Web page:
Sleeping with ambient light can cause insulin resistance and weight gain, says science

Your sleeping environment can help you lose weight and combat diabetes – or contribute to it

Woman sleeping with light on
(Image credit: Getty Images)

Sleeping with the light on is officially a bad habit. While we all know good-quality sleep is important for our health, new research has found the environment you sleep in can influence your health and weight – for better or worse. 

Sure, we can make our beds more comfortable with mattress toppers, spritz the room with soothing lavender from our best diffusers, or even keep the weight off with cardio machines. But you need to pay particular attention to the lighting in your room if you don't want to gain any extra weight as a result of poor sleeping habits. 

The study comes from Northwestern Medicine, whose researchers set out to examine how lighting conditions affect cardiovascular function and insulin resistance during sleep. If your body becomes resistant to the effects of naturally-produced insulin, the chemical which regulates your glucose levels, those levels tend to increase – which can lead to weight gain and diabetes. 

The researchers found "the results from this study demonstrate that just a single night of exposure to moderate room lighting during sleep can impair glucose and cardiovascular regulation, which are risk factors for heart disease, diabetes, and metabolic syndrome."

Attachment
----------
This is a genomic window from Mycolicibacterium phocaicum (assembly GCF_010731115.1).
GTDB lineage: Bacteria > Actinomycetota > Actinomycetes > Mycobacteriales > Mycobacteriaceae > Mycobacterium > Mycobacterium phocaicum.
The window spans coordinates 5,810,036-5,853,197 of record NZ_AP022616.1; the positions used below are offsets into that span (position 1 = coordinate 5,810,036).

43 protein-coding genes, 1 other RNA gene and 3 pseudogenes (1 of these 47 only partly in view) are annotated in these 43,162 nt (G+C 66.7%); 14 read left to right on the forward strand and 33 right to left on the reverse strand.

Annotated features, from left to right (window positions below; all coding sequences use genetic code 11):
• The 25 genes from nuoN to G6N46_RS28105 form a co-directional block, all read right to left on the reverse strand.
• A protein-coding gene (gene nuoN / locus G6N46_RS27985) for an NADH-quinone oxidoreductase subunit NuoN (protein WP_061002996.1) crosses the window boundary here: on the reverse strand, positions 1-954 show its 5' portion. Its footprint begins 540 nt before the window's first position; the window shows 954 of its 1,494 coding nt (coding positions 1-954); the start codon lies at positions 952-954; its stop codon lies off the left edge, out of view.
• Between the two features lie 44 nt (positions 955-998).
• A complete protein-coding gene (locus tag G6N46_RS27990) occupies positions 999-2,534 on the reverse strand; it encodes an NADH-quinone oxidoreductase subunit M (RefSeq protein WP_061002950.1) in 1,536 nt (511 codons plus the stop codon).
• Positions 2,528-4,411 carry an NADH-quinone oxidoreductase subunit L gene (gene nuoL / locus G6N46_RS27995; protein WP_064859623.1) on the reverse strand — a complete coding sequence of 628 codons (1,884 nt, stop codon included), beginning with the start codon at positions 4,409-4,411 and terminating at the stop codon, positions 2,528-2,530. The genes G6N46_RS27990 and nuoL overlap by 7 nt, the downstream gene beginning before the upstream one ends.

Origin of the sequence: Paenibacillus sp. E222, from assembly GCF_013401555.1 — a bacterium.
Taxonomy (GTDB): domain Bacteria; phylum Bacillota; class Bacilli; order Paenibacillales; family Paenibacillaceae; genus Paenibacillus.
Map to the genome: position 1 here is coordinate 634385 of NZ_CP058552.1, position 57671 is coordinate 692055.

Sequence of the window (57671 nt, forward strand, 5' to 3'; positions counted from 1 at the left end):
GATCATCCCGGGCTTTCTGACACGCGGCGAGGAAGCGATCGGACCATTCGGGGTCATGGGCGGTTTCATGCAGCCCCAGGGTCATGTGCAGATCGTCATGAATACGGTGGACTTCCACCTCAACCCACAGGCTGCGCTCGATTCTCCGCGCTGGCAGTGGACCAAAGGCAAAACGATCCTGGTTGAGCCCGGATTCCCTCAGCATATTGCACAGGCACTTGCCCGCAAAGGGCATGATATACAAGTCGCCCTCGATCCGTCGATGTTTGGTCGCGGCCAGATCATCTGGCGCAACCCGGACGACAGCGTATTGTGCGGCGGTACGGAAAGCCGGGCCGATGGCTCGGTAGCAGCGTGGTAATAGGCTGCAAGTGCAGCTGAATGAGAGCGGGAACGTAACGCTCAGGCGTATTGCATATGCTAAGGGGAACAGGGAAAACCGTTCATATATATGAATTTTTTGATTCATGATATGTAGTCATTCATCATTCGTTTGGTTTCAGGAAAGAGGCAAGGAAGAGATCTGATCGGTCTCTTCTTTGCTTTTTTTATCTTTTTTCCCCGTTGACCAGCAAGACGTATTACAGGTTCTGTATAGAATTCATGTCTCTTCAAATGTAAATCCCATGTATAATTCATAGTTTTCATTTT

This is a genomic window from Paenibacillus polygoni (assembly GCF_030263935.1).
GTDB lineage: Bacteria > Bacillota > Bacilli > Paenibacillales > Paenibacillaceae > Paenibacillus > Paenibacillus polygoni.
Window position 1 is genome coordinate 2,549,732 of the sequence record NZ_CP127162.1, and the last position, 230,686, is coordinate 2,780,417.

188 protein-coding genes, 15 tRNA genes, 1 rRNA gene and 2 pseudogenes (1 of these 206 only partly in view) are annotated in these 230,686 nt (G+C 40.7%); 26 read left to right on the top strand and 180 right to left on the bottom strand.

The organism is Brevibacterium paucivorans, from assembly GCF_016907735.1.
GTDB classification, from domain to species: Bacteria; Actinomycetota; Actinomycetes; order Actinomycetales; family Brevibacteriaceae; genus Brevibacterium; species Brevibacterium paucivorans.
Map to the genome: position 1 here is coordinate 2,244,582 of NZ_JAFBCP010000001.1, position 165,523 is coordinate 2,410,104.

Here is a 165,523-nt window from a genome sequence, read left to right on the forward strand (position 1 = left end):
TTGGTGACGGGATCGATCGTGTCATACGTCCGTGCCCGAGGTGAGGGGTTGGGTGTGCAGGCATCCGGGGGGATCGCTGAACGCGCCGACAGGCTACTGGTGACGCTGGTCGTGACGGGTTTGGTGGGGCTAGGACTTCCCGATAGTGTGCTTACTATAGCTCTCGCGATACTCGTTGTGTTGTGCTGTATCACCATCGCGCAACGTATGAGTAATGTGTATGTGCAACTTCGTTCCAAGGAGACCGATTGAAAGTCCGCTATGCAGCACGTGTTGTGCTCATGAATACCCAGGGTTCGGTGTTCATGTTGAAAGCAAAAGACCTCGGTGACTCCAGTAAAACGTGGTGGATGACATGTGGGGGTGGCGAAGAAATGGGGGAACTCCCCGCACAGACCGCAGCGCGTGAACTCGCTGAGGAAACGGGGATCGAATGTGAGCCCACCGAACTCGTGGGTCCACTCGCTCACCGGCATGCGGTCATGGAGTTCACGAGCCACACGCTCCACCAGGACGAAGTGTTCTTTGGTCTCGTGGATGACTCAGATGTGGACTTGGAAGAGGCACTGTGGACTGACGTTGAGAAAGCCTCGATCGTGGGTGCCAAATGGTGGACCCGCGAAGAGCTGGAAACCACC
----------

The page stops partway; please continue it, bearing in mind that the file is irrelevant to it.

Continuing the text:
Woman sleeping

(Image credit: Kinga Cichewicz/Unsplash)

So, when falling asleep, make sure the blinds are closed and all sources of light are shut off, otherwise you could be at risk of elevating your blood sugar levels. Even as the evening draws in, it's best to turn down light sources.

However, that's not the only way you can improve the quality of your sleep. Sources of blue light, such as TV, phones and computers, disrupt our natural production of the sleep hormone melatonin, according to Harvard University. For a better-quality shuteye that will more effectively rest your body, ditch all sources of blue light an hour before bed.

Of course, you can also use light to improve your performance during the day and boost your mood. If you don't find you get enough regular vitamin D or sunlight during the day, a lightbox or seasonal affective disorder lamp can provide regular doses of sun-simulating light. Check out our best SAD lamps and best desk lamps guides to get started.

Matt Evans

Matt Evans is an experienced health and fitness journalist and is currently Fitness and Wellbeing Editor at TechRadar, covering all things exercise and nutrition on Fit&Well's tech-focused sister site. Matt originally discovered exercise through martial arts: he holds a black belt in Karate and remains a keen runner, gym-goer, and infrequent yogi. His top fitness tip? Stretch.